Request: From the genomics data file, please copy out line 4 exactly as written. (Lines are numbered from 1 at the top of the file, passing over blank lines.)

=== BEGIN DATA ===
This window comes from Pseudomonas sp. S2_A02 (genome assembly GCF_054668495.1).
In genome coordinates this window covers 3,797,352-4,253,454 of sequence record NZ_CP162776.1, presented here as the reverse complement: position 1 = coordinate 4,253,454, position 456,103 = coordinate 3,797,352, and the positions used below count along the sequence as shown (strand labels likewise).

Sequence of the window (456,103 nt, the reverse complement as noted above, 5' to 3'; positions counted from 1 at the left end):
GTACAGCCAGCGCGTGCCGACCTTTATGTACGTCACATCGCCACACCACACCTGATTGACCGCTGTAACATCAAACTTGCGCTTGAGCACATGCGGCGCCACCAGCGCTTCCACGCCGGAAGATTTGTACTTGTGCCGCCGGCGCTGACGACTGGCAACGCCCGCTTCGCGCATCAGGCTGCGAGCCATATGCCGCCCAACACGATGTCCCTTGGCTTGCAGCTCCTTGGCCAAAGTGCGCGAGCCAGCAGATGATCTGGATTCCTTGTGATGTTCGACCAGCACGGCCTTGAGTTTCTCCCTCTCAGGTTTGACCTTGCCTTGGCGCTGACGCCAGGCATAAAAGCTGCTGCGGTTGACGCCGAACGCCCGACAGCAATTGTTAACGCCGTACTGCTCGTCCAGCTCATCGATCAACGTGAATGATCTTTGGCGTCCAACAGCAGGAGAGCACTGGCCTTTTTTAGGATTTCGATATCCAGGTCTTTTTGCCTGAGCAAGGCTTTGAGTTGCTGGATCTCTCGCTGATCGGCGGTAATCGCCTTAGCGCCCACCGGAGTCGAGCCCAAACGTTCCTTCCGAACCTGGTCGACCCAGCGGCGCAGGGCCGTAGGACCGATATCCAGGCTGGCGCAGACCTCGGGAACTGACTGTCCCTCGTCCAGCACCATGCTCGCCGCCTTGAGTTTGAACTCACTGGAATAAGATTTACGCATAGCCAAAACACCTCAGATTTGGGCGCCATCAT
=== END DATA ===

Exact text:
GTACAGCCAGCGCGTGCCGACCTTTATGTACGTCACATCGCCACACCACACCTGATTGACCGCTGTAACATCAAACTTGCGCTTGAGCACATGCGGCGCCACCAGCGCTTCCACGCCGGAAGATTTGTACTTGTGCCGCCGGCGCTGACGACTGGCAACGCCCGCTTCGCGCATCAGGCTGCGAGCCATATGCCGCCCAACACGATGTCCCTTGGCTTGCAGCTCCTTGGCCAAAGTGCGCGAGCCAGCAGATGATCTGGATTCCTTGTGATGTTCGACCAGCACGGCCTTGAGTTTCTCCCTCTCAGGTTTGACCTTGCCTTGGCGCTGACGCCAGGCATAAAAGCTGCTGCGGTTGACGCCGAACGCCCGACAGCAATTGTTAACGCCGTACTGCTCGTCCAGCTCATCGATCAACGTGAATGATCTTTGGCGTCCAACAGCAGGAGAGCACTGGCCTTTTTTAGGATTTCGATATCCAGGTCTTTTTGCCTGAGCAAGGCTTTGAGTTGCTGGATCTCTCGCTGATCGGCGGTAATCGCCTTAGCGCCCACCGGAGTCGAGCCCAAACGTTCCTTCCGAACCTGGTCGACCCAGCGGCGCAGGGCCGTAGGACCGATATCCAGGCTGGCGCAGACCTCGGGAACTGACTGTCCCTCGTCCAGCACCATGCTCGCCGCCTTGAGTTTGAACTCACTGGAATAAGATTTACGCATAGCCAAAACACCTCAGATTTGGGCGCCATCAT